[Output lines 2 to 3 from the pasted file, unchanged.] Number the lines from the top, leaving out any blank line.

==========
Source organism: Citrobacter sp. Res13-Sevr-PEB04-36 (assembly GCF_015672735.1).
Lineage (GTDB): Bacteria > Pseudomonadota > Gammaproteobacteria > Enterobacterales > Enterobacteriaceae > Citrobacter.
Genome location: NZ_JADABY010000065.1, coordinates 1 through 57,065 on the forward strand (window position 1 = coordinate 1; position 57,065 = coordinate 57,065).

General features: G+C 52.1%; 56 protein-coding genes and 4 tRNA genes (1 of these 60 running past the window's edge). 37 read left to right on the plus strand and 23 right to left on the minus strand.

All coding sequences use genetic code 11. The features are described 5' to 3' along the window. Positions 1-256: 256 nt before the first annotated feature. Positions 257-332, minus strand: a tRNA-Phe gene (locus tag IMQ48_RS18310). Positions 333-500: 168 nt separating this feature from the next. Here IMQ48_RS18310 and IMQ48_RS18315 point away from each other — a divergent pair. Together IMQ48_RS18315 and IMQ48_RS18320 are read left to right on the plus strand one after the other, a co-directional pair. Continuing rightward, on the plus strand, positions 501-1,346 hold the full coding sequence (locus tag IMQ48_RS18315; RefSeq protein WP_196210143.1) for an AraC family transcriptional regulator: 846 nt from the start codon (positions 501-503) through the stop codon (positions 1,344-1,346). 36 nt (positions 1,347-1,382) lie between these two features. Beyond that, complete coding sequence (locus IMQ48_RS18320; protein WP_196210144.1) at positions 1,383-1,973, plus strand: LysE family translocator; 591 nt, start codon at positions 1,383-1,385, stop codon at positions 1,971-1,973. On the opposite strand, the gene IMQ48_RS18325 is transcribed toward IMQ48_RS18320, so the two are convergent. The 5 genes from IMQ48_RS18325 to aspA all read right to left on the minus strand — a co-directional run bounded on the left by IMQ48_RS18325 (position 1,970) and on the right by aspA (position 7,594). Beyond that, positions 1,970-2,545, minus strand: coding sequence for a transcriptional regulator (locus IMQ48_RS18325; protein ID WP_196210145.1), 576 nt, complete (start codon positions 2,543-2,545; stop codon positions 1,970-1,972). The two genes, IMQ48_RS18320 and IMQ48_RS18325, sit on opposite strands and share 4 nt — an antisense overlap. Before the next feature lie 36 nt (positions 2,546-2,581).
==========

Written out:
Lineage (GTDB): Bacteria > Pseudomonadota > Gammaproteobacteria > Enterobacterales > Enterobacteriaceae > Citrobacter.
Genome location: NZ_JADABY010000065.1, coordinates 1 through 57,065 on the forward strand (window position 1 = coordinate 1; position 57,065 = coordinate 57,065).